Security is part of the Product organization and influences the product roadmap and specific features. We implement the philosophy of "security by design" where security features are embedded in the product and architecture design to ensure existing and new functionalities are free of vulnerabilities. We believe that engineers should be responsible for the code they create and have an established culture of accountability, which leads to a high level of code quality and security being maintained.
Security monitoring and Incident Management
Contentful continually looks out for any indicators that could potentially lead to incidents. To supplement this, any event-alerting tools we use also escalate into PagerDuty rotations for Contentful’s 24x7 incident response team. We also maintain an incident response plan that details ways to address an incident, including the processes of notification, escalation, managing and reporting as a result of an incident.
Security awareness program
All Contentful employees and contracted third-parties are required to comply with Contentful policies relevant to their scope of work, including security and data privacy policies. Our standard work contract includes confidentiality clauses.
Contentful ensures its employees undergo regular security and privacy training. Employees with developer and administrative roles also undergo secure code training annually, while employees with responsibilities in the area of information security are also provided with additional training on security protection techniques, risks, and latest trends.
Mobile device management (MDM)
All hardware devices (desktops, laptops, phones) issued to Contentful employees come with encrypted storage partitions as well as MDM software that allows the IT department to monitor, manage, update, and secure the devices and the data contained on them. We make use of the ability to remotely wipe a device in the event of devices getting lost or stolen.
Credit card/payment security
Contentful uses an integration between Zuora and Stripe’s infrastructure to process credit card payments, which means that no credit card information or related personal information is stored on our servers. Zuora and Stripe enforces stringent PCI DSS (Payment Card Industry) compliance criteria to ensure that any data stored and/or processed on its servers is handled in a secure way.
In addition to privacy and safety measures, Stripe employs an extensive range of checks designed to minimize payment fraud and unauthorized access. These checks include 3D-Secure authorization, credit card background checks, flagging suspicious transactions for manual verification, and real-time monitoring of payment transactions with automated anti-fraud algorithms.
Password managers and policy
To ensure an acceptable level of password security, we have an existing password policy in place, that will be refreshed in 2019 to comply with new standards based on NIST (National Institute of Standards and Technology) guidelines. Passwords that are too generic are not allowed while the use of unique passwords per website is strongly advised. We also encourage the use of password managers, for example LastPass, that help make it easier and safer for you to keep track of your credentials.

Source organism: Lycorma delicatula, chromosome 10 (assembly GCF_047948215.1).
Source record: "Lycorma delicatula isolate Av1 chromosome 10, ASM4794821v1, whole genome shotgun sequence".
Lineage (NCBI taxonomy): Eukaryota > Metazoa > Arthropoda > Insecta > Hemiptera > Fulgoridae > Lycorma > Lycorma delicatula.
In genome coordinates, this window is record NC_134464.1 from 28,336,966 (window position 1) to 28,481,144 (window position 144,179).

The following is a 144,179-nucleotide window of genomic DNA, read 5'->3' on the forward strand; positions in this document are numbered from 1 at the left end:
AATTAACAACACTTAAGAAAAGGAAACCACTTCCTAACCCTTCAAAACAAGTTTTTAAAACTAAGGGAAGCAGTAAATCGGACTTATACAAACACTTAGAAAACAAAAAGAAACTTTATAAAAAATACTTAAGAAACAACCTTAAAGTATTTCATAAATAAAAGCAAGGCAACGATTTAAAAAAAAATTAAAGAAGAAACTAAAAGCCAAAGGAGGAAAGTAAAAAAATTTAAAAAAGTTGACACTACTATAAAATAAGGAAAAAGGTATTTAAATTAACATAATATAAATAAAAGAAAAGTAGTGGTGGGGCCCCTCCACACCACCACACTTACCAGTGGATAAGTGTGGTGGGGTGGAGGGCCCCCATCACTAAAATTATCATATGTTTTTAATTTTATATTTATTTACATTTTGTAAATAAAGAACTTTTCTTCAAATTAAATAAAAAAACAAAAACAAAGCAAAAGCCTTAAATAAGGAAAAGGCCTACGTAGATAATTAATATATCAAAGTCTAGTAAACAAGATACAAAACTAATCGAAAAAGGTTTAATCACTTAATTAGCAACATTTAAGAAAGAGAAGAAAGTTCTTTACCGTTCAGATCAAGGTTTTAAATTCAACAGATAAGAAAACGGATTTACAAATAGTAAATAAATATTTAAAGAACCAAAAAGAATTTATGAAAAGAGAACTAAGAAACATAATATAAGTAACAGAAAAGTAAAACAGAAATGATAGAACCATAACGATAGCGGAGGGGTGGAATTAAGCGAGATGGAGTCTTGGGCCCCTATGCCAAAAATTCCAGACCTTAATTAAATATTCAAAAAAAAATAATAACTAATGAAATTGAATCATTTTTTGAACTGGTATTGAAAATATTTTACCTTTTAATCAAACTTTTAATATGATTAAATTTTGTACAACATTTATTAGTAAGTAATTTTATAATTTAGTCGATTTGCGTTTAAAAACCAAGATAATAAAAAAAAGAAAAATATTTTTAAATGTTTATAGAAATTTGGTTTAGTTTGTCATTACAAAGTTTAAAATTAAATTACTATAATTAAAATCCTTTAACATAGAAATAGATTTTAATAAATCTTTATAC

Vendor security management
Every technology, SaaS or tool is assessed to ensure a good understanding of the risks involved. Our Vendor Security Assessment Questionnaire, or VSAQ, is based in the VSA - Vendor Security Alliance - and CSA - Cloud Security Alliance - standards. Confidentiality and non-disclosure agreements are required when sharing any sort of confidential information, that could be sensitive, proprietary and/or personal in nature, between Contentful and an external third-party. Any third-party service providers whose services involve access to any confidential information must agree contractually to data privacy and security commitments based on their level of access and handling of information.
The use of multi-factor authentication (MFA) is enforced throughout the main services Contentful relies on. MFA is also encouraged by Contentful to both its employees and customers. The use of MFA provides an additional measure for verifying a user’s claimed identity over the use of just a password. Currently, the minimum requirement for our MFA implementation is the use of a password combined with an access token (for instance, a code provided by Google Authenticator). MFA is also mandatorily enforced for AWS and GitHub access.
Contentful Security Standards
You can read more about the security standards at Contentful here.
We provide Single Sign-On capabilities via SAMLv2. This means our customers have full control over who has access to the use of our product and how authentication takes place. Customers can implement their own password policies and multi-factor authentication implementations.